The dining and living room can be entered via the small handy hall-way or directly from the east garden.
The living area downstairs is airy, bright and spacious and has been designed with careful thought given to light so that even on dull days the light from the sky lights above the stair well ensures brightness and a welcome.
Drombeg is centrally heated throughout supplemented by a simple to use and very effective Scandinavian wood-burning stove (Yotul). So sunny and bright on those fine days and snug and warm at other times.
The fully equipped, modern kitchen leads from the dining room and includes a delightful bright breakfast area.
A wonderful place coffee in hand to ease into the day while immersed in the views north over the sea to the Kerry mountains and east over Ardgroom harbour to the Caha mountains beyond.
The upstairs bedrooms are accessed by stairs leading from the living area.
The second bedroom (to the right) provides two single beds. Lit by sky lights the snug space is bright and airey with views over the fields and hedgerows towards Ardgroom and Glenbeg lake.
The bathroom on the landing between both bedrooms offers a power-shower supplied with lashings of hot water. As with the rest of the house the bathroom is airy and spotless. Fully modernised Drombeg offers totally comfortable modern day living while freshly painted thick stone walls and traditional furnishing hark back to its proud, traditional Beara roots.
Enjoy the lovely paintings by local artists in Beara which can be further experienced in galleries in Kenmare and by following the Beara artists trail guide which will take you right to their studios
Given its wonderful position, the gardens of Drombeg surrounding the house offer sheltered sitting areas to the east, north and west.
The terrace provides views to the east over Ardgroom harbour and the Caha mountains and north across Kenmare Bay to the Kerry mountains. The terrace is equipped with comfortable outdoor seating and large table. A portable barbeque is provided. A perfect place to watch the sun set and the moon rise, or the sun rise and the moon set depending on how you have chosen to spend your days.
To the east a private garden provides a second secluded and sheltered area.
It also features beautiful traditional farm outbuildings that have recently been finely restored.
- Gas range with oven and 5 rings
- Fridge, Freezer, plus a separate freezer in utility room
- Nespresso coffee machine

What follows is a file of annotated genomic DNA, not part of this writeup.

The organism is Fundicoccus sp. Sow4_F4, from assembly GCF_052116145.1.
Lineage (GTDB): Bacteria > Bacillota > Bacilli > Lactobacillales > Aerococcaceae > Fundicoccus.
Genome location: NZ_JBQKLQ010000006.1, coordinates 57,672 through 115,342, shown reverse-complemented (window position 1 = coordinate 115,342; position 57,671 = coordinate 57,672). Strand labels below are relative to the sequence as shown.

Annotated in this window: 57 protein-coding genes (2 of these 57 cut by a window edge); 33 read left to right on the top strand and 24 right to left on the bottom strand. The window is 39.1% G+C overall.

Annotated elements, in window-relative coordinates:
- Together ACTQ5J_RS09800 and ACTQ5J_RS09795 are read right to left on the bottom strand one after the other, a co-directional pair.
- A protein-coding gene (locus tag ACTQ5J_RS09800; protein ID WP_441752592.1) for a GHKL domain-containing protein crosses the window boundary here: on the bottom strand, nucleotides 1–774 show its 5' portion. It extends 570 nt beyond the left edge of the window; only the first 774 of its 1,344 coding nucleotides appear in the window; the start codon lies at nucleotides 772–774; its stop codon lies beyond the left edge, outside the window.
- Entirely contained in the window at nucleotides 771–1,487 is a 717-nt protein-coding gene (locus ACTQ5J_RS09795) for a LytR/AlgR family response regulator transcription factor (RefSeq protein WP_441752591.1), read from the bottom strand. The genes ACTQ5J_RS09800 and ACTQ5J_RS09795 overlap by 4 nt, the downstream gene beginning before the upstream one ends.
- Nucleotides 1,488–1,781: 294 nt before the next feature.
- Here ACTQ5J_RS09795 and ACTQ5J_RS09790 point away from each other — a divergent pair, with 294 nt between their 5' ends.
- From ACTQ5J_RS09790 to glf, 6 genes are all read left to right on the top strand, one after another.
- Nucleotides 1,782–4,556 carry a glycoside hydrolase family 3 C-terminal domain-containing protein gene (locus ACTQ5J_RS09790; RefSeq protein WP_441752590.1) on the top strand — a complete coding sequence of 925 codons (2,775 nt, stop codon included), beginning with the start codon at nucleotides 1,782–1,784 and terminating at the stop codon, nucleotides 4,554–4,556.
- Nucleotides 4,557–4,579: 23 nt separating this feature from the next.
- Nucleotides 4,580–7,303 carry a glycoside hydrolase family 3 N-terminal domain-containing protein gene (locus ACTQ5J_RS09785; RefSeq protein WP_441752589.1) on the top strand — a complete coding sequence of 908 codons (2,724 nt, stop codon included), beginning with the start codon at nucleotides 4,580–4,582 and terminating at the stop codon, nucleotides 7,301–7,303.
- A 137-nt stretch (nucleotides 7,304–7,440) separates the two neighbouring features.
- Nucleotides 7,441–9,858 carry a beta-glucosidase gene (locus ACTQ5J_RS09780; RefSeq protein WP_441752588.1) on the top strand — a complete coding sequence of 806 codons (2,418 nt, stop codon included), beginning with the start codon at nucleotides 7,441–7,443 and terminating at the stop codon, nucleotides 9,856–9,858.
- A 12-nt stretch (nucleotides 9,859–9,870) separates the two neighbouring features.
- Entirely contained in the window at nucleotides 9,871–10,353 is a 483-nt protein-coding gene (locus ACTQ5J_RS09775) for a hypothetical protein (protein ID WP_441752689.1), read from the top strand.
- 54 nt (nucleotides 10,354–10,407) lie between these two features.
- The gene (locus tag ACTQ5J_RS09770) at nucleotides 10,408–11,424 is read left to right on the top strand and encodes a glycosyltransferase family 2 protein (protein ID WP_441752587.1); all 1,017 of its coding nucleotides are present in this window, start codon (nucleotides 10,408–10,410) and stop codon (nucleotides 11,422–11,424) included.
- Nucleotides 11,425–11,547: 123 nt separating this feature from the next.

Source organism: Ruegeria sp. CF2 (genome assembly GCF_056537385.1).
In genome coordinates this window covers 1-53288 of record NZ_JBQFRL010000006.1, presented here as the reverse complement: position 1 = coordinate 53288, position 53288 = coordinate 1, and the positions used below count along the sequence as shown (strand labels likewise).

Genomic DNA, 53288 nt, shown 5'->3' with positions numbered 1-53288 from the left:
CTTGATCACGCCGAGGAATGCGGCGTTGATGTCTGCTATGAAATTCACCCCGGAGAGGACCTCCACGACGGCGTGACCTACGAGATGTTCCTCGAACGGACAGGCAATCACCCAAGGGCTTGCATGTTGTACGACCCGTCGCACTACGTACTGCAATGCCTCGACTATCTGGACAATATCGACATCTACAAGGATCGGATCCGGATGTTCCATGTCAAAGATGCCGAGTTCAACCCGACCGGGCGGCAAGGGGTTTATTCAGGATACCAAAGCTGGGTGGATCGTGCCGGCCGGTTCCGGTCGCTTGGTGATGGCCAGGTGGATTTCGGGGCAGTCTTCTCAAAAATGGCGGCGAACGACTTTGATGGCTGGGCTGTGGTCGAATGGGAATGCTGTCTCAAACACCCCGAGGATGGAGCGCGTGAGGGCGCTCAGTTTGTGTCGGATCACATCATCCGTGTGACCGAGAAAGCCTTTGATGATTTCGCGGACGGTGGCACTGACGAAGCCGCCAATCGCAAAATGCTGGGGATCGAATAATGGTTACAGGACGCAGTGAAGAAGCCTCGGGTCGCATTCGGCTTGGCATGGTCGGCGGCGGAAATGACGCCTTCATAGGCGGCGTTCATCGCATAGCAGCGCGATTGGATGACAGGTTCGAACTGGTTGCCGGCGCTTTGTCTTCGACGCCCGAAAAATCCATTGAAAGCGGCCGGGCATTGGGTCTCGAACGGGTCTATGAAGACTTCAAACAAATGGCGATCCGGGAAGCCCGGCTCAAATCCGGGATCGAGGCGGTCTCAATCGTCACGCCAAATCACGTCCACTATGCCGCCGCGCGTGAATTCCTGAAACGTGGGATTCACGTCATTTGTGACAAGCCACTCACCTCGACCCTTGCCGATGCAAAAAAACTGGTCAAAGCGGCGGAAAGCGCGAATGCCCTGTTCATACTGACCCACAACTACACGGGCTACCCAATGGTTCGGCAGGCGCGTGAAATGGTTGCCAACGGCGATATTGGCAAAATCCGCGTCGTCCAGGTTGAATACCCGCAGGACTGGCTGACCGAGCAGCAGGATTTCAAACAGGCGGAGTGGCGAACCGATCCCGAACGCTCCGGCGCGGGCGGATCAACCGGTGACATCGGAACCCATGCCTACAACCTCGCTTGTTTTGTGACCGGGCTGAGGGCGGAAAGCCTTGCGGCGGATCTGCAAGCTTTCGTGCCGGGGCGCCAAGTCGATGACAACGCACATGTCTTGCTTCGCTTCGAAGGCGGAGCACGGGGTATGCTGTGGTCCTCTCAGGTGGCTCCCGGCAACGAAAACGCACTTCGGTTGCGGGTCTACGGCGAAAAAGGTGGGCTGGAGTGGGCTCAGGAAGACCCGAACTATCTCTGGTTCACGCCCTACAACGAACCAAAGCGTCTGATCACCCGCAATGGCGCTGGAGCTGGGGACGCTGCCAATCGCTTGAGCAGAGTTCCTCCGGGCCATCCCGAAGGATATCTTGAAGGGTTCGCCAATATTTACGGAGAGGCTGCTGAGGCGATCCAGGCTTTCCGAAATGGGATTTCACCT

- Washing machine
- Tumble dryer
- Vacuum cleaner
- Remote control skylight blinds
- Sizes – Two King-size and single bunk beds
Tech & Entertainment
- Wi-Fi Internet
- 3 Flat-screen TVs
- Sky sports and Netflix
- DVD player
- Children’s playroom with cots
- Outdoor Shower
Out and About
Isolated but not remote, the Beara Peninsula defies analysis. The sea, the air, the history, there’s so much to explore.
The nearest town for basic requirements is Ardgroom just 3km away. The landscape has many Neolithic monuments with the village being marked by a stone circle.
For more serious shopping, working port town Castletown-Bearhaven is just 17 minutes by car.
Beara is a landscape of rolling grasslands and jagged hills, split centrally between Cork and Kerry. Kerry’s foodie hotspot Kenmare and Cork’s mountain valley retreat, Glengarriff are nearly equidistant from Drombeg Cottage, each about 40 minutes by car.
At the tip of the peninsula a spur off the loop road continues to Ballaghboy. From here you can catch Irelands only cable car for the ten minute ride to Dursey Island. The rickety car carries six passengers (or the equivalent in sheep) about 250m above infamous Dursey Sound, where strong tides make travelling by boat hazardous.
With magnificent views stretching from the Skelligs to Mizen Head, only a handful of inhabitants brave this wild and windy island. Dolphins, whales and innocent basking sharks are frequently seen in the surrounding seas.
The Caha Mountain range runs down the spine of Beara, and Hungry Hill is the highest of its peaks. The panorama at the top is of course staggering, but the route is a bit all-terrain and needs fine weather.
To cross back to Ardrgroom, don’t miss the Tim Healy Pass. This zigzag road is worth it for the wonderful scenery, and is one of the classic Irish Car Rally stages.
For a period during the 19th century copper mining was the major industry in the area, and much evidence still exists in the small town of Allihies where there is an interesting museum.
Castletownbere on the southern side of the peninsula is Irelands largest white fish port. The harbour is deep and is reputed to be one of the safest in the world. Sheltered by Bear Island, it has a long military history.
The tiny Garnish Island, just off the town of Glengarrif demonstrates this in a series of gardens flush with rhododendrons, azaleas and other surprising plants.
There are ample sites for fishing into deep water straight off the rocky Beara shoreline. Glenbeg Lake, is also teeming with trout and the short Glenmore river spate is extremely prolific, with runs of Spring Salmon coming in March, and Sea-Trout in mid June to late July.
By Air: Cheap flights to Kerry Airport (Farrenfore) Cork, Dublin or Shannon.
Kerry Airport – approx 1.5 hour from house.
Cork Airport – approx 2 hours from house.
Shannon Airport – approx 3 hours from house.
Dublin Airport – approx 4.5 hours from house.
By Sea: Ferry crossings from Pembroke/Fishguard to Rosslare.
Stena Express – 120 mins (summer only from Fishguard)
Swansea/Cork Ferry is 2 hours from the house.
Rosslare Port is approx 4.5 hours from house
Dublin City Port/Holyhead has a fast crossing and is approx 4.5 hours from house